Holy Books are hugely important in many cultures and faiths. Even today in a largely secular society, witnesses in court are made to swear on The Bible. As a child I was sent to a Christian school, and always accepted The Bible as a pretty solid, reliable piece of writing. I was aware that it was authored by several different people, but we were never really told about the problems of its editing, translation, attributing, censoring and re-writing.
I have heard that there is one edition, called The Revised Standard Version, which is a very close translation to the original (with no artistic license permitted on the part of the translators), but this edition is very hard to get hold of, as it was superseded by The New Revised Standard Version. Curiously the RSV is very non-PC in its language and phrasing, the passages concerning women and other marginalised groups are not well received. Whereas the NRSV is more polished and PC.
I’m not suggesting that this is a deliberate censoring of parts of The Bible. I suspect that the publishers just found that the later, more PC version sold a lot better and stopped printing the other version. (There are few things in this world that cannot be explained easily by economics.) But this incident does illustrate the problems with books. I have a copy of Brideshead Revisited which has an upside down lower case ‘e’ tumbling half way down the margin, due to some typesetting error. This makes me wonder about how much we rely upon books to tell us the truth, accurately and consistently. There are several editions of The Bible which contain typesetting errors which completely alter the message. A 1631 edition known as The Wicked Bible misses out the word ‘not’ in the seventh commandment, so it reads “Thou shalt commit adultery”. As it happens that edition was withdrawn, but what if someone from a completely different time and culture were to come across a copy of that Bible, knowing nothing about it, except that it is a holy book and must be obeyed.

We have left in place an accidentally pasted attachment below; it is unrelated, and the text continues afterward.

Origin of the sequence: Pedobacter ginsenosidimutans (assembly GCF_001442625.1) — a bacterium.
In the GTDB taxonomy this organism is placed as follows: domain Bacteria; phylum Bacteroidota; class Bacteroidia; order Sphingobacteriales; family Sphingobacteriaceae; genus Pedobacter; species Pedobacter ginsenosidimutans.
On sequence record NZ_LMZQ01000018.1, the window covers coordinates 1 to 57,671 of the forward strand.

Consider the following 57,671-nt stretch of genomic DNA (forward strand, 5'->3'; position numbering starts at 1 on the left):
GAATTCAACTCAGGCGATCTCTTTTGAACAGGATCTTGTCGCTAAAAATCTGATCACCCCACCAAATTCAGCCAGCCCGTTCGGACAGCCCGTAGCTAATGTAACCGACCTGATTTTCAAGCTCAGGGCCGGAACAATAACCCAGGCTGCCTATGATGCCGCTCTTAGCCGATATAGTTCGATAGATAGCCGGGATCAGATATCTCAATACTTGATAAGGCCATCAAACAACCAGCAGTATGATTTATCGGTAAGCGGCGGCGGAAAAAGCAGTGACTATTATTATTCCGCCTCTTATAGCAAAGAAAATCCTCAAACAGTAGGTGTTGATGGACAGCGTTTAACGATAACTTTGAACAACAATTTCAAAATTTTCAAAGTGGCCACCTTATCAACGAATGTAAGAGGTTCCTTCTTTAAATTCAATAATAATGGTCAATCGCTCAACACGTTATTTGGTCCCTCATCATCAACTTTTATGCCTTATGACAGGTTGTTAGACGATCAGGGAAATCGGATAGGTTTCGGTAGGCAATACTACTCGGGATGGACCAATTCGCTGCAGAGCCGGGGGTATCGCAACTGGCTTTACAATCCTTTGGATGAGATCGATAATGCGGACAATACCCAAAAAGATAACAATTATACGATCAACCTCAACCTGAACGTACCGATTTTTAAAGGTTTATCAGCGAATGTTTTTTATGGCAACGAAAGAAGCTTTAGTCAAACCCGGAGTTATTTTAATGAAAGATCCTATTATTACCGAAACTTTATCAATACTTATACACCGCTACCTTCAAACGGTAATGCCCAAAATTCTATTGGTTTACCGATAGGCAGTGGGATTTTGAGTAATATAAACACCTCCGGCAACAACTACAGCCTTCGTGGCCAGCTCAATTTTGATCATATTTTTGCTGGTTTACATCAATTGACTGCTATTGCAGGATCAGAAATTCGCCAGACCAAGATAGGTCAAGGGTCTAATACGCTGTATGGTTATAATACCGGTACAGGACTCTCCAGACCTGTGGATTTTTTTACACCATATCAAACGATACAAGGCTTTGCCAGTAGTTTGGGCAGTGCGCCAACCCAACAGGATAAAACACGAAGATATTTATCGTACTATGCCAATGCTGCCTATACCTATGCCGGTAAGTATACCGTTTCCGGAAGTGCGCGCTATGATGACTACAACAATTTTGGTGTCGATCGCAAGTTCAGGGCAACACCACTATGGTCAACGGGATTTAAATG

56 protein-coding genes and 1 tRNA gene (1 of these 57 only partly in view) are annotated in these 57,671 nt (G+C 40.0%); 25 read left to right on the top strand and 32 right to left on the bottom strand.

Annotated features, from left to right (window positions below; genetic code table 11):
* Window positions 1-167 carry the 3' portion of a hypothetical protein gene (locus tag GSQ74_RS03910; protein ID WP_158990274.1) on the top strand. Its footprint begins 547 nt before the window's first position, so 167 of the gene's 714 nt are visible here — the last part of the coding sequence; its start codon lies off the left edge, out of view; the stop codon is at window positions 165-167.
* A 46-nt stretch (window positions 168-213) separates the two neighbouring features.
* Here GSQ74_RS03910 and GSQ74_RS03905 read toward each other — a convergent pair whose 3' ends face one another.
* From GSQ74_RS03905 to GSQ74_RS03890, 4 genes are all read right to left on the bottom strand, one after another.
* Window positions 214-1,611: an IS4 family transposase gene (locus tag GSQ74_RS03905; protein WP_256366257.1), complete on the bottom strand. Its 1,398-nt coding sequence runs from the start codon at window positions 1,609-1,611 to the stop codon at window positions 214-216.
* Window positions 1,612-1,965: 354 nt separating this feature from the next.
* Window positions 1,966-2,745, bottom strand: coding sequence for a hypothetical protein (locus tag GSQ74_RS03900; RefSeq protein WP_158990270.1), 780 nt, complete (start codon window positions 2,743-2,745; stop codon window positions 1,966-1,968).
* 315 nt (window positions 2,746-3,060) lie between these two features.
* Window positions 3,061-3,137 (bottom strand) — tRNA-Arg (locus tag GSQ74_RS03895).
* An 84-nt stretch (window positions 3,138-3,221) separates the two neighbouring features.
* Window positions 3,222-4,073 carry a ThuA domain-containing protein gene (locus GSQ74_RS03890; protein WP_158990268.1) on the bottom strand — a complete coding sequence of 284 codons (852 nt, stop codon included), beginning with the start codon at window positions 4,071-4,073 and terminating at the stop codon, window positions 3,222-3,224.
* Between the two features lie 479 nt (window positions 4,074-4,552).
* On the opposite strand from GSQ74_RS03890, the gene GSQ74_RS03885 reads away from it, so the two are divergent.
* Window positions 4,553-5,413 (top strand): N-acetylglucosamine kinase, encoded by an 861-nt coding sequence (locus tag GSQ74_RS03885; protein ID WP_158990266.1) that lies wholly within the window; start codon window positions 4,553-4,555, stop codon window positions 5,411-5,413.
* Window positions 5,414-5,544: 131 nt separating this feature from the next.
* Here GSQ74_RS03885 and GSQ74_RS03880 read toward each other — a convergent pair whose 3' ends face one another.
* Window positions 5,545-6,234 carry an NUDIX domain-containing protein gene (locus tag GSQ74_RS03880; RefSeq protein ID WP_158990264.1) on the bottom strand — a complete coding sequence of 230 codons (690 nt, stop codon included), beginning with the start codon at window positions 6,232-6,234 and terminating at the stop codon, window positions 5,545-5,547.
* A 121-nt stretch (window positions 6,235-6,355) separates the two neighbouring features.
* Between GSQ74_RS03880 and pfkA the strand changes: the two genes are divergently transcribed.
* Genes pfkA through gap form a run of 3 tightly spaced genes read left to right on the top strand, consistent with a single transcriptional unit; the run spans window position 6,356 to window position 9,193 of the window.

Several years ago one of my Theology lecturers spoke about the problems with books. Their printing, translation, typesetting. As well as their meaning, why they were written, the reliability of the author. This did not go down well, as many of the students were fairly traditional practising Christians, who held The Bible in very high esteem, and regarded the New Testament (though not so much the ancient poetic parts of the Old Testament) as a very literal truth.
He himself was a very devout Christian, who believed in the ethics and eschatology taught by Christ, so I don’t think he was trying to be heretical or offensive.
To paraphrase, he said that all the importance and meaning we ascribe to The Bible (or any other book) is highly subjective, and that the book itself is only an object, and as such can be flawed. The only thing we can ever be sure of is that there is ‘ink on the page’.